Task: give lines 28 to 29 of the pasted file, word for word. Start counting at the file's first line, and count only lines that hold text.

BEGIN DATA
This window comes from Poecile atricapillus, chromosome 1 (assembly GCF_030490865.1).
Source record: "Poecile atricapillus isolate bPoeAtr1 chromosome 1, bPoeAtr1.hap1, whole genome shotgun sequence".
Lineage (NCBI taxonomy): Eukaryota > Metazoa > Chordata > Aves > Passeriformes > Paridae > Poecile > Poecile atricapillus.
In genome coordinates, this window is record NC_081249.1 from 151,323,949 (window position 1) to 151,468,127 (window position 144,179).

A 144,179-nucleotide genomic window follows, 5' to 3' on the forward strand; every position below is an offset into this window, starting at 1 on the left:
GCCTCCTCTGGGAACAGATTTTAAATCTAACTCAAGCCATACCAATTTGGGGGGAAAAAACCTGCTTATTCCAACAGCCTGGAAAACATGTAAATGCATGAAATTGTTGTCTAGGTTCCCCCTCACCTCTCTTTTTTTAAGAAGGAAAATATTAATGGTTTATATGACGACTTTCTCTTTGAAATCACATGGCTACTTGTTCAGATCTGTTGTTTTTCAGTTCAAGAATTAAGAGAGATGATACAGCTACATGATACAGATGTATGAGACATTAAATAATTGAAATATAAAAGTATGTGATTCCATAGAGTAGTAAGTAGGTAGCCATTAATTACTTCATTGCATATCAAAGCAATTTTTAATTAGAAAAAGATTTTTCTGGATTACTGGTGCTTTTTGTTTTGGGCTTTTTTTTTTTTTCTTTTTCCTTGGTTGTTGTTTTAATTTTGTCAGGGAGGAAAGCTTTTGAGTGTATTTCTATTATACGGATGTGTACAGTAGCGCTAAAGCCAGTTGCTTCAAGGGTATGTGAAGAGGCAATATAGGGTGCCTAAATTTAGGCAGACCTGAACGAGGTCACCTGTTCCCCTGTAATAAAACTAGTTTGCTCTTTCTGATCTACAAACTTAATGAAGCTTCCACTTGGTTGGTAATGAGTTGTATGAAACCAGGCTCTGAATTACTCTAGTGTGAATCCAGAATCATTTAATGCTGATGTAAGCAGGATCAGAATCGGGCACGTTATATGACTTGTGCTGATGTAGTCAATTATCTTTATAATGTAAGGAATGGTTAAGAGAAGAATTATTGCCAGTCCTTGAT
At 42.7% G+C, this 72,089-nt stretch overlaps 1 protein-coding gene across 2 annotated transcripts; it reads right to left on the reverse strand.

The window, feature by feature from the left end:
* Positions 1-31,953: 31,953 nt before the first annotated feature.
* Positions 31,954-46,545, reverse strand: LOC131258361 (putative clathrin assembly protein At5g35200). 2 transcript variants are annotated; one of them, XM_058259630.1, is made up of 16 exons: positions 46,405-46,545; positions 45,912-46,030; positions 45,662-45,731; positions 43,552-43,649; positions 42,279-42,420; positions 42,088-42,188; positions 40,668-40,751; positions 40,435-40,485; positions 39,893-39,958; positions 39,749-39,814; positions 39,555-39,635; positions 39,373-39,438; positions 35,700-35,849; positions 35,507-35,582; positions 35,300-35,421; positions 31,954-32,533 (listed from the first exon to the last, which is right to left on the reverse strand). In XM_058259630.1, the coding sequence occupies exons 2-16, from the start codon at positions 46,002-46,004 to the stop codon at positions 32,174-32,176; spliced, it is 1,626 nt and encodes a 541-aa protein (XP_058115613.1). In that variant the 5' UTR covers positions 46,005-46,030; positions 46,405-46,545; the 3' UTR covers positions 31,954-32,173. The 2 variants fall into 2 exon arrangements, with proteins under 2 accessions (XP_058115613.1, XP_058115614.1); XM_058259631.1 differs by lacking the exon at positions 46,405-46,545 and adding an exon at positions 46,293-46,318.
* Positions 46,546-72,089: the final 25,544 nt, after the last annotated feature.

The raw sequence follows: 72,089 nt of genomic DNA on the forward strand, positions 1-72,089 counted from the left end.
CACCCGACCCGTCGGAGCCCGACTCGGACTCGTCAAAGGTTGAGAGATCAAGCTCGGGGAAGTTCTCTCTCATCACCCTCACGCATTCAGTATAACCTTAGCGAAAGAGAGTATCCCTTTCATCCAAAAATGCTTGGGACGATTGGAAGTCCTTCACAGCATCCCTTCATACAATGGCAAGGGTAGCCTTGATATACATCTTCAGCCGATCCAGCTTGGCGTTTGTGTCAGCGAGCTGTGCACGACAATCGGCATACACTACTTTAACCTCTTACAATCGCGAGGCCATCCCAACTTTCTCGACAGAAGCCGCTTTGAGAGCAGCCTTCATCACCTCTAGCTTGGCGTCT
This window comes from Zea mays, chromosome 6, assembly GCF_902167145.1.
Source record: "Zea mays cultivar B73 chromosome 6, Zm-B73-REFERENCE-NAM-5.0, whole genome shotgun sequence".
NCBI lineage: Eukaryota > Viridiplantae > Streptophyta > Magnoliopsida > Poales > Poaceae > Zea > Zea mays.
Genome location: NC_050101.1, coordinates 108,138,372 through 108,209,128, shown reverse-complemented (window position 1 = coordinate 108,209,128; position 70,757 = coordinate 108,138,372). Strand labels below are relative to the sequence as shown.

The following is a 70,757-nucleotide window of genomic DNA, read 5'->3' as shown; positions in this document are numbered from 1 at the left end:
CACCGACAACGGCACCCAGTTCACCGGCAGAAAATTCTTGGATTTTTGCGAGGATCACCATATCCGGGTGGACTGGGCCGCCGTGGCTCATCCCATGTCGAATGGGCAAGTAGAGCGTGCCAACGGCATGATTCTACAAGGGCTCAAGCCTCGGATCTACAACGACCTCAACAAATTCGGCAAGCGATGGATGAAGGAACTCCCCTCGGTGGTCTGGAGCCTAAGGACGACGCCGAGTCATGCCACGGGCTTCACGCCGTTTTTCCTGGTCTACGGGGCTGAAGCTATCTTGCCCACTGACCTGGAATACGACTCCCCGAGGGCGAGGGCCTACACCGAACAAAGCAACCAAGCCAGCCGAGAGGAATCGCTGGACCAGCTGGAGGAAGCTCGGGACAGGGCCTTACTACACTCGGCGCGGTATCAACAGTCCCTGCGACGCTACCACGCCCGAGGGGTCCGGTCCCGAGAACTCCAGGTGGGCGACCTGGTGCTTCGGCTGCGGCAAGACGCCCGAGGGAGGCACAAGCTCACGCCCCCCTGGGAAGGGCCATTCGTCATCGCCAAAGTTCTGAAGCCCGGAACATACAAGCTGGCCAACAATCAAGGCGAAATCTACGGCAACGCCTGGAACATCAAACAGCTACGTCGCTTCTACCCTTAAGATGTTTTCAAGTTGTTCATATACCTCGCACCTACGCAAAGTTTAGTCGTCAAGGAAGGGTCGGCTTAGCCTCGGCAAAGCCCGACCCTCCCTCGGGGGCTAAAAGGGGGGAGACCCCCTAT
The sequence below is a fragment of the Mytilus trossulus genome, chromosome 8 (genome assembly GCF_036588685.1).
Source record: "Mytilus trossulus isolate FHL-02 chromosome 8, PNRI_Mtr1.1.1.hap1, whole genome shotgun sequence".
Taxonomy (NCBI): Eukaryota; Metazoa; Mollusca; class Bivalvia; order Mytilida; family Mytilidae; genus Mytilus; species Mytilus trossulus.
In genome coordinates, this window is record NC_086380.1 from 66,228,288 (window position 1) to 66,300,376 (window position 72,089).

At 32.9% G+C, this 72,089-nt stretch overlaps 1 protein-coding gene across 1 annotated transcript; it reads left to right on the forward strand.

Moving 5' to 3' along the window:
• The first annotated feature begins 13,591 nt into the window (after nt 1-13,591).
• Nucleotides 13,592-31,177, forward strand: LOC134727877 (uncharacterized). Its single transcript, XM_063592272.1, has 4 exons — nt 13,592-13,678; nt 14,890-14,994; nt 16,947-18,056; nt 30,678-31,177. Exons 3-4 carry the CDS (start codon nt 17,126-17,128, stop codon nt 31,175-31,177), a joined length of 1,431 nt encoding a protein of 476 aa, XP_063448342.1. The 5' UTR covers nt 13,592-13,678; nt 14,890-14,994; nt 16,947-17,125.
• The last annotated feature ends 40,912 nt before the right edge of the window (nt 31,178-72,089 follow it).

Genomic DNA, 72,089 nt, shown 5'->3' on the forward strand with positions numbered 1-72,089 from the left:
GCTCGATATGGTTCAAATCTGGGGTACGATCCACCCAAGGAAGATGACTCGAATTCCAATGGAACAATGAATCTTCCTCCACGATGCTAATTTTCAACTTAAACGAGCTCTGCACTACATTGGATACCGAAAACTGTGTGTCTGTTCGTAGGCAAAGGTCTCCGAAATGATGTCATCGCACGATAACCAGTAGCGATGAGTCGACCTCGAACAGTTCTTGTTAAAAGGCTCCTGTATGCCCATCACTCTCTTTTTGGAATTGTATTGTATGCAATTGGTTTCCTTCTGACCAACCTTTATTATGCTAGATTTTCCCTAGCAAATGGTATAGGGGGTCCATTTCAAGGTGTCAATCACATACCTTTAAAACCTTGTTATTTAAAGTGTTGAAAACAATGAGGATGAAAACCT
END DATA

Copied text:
• The last annotated feature ends 40,912 nt before the right edge of the window (nt 31,178-72,089 follow it).

Genomic DNA, 72,089 nt, shown 5'->3' on the forward strand with positions numbered 1-72,089 from the left: